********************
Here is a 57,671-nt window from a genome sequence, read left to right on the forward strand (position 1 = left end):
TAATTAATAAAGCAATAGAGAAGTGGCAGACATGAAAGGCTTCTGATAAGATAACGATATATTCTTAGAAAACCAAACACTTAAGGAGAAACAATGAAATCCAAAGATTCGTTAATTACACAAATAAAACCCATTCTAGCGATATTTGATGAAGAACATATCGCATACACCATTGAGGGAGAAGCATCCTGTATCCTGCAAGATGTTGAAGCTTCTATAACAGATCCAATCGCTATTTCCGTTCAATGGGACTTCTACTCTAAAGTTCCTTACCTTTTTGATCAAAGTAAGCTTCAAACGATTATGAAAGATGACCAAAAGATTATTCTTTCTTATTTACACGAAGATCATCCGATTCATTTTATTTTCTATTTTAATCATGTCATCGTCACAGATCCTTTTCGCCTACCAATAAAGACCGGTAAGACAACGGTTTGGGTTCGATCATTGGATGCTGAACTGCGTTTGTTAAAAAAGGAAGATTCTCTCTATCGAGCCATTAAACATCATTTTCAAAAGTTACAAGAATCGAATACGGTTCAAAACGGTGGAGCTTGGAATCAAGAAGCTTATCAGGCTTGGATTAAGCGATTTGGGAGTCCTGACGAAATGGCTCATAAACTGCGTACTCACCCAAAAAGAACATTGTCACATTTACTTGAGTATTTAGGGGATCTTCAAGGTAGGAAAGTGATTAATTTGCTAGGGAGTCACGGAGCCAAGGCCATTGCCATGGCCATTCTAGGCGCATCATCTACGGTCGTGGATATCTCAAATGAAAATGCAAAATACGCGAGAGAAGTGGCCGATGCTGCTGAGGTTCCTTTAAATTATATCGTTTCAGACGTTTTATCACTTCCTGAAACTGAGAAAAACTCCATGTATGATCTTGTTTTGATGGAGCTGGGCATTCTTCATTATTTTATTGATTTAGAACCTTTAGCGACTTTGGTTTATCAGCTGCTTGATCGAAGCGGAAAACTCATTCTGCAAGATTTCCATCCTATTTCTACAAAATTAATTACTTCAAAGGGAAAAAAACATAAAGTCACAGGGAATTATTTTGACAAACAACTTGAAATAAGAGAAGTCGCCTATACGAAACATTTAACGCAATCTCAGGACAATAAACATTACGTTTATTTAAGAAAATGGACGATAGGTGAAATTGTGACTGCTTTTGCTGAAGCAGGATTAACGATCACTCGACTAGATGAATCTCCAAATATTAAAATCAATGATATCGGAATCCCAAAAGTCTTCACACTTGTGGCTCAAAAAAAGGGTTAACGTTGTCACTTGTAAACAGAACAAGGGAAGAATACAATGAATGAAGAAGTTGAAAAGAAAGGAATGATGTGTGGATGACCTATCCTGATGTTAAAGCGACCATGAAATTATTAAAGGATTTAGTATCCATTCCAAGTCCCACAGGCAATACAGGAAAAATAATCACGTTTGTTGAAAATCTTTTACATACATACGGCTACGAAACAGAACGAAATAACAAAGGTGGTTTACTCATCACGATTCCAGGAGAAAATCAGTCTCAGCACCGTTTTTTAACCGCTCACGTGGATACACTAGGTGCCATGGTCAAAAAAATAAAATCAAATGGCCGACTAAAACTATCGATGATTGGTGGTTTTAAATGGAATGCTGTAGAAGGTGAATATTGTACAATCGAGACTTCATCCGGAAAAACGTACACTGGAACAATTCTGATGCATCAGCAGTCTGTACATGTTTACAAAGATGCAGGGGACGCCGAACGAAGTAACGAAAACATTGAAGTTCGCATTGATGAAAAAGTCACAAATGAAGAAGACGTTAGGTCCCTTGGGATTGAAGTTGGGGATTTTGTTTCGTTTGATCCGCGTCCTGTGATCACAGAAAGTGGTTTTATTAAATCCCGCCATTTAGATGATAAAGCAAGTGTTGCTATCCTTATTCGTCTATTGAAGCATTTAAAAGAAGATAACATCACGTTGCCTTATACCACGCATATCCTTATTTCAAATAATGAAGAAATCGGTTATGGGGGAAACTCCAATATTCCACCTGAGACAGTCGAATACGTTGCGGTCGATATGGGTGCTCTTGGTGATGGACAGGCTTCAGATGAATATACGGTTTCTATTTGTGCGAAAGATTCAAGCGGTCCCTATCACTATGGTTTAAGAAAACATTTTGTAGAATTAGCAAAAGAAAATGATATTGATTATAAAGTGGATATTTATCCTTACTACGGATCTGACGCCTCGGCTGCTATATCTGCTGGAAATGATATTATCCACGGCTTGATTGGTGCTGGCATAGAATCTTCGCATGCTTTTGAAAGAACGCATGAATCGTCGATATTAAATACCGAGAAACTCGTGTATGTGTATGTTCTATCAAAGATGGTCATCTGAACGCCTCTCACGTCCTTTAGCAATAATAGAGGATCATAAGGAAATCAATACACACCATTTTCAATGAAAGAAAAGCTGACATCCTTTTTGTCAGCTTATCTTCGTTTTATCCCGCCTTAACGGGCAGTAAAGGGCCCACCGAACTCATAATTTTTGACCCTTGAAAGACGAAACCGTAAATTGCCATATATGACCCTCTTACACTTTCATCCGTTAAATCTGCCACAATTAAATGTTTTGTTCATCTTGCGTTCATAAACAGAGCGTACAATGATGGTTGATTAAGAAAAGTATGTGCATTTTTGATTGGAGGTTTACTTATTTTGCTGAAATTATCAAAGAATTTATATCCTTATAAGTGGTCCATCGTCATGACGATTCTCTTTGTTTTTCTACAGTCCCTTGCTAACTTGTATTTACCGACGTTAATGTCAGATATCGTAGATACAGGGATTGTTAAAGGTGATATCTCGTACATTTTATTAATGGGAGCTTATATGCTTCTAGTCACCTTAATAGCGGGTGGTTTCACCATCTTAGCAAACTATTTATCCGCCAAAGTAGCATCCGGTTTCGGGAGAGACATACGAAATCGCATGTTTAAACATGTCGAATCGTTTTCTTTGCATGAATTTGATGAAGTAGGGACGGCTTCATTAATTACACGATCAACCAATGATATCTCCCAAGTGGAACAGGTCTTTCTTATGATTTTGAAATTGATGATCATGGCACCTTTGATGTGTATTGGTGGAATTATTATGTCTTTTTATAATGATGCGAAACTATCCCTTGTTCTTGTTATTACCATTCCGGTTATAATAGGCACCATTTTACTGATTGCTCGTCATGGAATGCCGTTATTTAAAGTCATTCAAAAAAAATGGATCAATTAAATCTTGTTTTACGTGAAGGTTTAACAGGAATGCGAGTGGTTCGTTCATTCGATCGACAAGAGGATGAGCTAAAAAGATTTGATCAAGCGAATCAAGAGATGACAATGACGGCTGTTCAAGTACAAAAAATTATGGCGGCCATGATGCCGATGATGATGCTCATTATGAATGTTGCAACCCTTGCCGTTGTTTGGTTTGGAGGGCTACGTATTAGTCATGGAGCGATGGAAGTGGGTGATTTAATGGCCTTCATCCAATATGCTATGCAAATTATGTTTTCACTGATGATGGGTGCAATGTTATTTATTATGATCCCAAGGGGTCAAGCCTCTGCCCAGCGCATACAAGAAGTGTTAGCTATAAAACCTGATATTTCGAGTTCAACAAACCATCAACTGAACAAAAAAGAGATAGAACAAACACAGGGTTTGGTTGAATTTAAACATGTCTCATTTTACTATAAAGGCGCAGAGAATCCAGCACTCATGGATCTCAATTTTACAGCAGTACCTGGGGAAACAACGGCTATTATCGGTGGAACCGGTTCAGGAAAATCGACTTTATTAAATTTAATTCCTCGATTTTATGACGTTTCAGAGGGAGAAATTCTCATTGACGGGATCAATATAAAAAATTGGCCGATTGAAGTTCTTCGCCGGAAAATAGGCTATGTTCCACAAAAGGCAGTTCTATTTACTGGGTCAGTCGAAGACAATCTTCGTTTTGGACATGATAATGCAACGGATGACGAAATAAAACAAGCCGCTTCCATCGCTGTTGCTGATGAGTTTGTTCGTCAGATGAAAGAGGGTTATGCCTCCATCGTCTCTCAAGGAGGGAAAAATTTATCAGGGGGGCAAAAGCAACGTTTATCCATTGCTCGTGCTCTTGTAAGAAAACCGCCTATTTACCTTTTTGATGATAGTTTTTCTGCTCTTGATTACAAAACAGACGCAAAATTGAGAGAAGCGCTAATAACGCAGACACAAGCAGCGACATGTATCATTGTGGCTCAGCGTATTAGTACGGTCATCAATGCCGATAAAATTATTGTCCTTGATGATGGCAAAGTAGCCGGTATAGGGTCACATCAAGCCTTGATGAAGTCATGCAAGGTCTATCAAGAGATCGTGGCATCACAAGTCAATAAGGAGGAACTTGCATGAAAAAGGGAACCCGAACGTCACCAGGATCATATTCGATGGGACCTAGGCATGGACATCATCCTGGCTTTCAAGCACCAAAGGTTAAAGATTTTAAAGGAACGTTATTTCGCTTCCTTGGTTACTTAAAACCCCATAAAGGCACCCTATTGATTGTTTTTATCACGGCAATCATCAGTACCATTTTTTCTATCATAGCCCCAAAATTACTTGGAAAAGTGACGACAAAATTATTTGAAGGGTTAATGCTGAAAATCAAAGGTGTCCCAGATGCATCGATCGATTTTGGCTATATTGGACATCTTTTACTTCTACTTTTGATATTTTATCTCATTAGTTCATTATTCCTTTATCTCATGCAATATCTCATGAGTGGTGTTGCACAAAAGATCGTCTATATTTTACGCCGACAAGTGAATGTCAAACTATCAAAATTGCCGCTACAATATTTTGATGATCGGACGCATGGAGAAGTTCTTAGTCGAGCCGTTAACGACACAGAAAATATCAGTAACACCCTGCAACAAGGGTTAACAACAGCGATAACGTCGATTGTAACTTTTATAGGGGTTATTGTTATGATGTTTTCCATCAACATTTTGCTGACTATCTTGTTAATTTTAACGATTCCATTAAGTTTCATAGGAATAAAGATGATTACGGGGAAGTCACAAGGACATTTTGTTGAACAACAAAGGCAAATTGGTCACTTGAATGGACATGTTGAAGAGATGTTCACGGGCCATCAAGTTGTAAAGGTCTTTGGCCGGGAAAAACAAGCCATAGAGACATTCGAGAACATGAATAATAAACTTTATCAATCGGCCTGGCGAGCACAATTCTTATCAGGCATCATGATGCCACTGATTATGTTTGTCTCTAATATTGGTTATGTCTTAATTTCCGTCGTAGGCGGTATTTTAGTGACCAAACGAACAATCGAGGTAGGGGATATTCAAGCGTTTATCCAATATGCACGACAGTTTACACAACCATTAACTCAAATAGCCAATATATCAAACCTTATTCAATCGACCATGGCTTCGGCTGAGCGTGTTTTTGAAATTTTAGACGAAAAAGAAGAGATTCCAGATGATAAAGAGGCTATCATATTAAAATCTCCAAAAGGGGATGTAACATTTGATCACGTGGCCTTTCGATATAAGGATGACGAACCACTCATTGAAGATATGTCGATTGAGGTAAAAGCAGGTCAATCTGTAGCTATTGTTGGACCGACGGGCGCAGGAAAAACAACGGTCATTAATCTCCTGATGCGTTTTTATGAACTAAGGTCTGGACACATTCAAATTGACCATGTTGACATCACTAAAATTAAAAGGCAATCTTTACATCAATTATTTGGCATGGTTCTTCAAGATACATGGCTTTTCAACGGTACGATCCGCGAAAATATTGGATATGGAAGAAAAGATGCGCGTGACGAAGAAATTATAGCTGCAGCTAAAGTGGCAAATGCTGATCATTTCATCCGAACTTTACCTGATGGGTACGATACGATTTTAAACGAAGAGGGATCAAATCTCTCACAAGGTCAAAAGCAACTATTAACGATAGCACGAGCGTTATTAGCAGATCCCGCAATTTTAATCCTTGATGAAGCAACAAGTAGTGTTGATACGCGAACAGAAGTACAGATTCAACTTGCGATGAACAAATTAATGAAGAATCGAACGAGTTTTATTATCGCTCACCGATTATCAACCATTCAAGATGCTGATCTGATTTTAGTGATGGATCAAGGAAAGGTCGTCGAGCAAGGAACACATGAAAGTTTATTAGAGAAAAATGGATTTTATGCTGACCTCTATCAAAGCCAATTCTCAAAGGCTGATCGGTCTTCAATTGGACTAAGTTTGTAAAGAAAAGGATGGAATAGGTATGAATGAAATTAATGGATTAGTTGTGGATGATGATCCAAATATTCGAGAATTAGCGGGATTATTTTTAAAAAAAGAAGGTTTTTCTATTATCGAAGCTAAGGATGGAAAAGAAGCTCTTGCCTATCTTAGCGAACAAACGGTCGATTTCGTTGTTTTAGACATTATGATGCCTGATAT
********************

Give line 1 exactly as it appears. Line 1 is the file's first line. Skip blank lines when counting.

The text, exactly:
Here is a 57,671-nt window from a genome sequence, read left to right on the forward strand (position 1 = left end):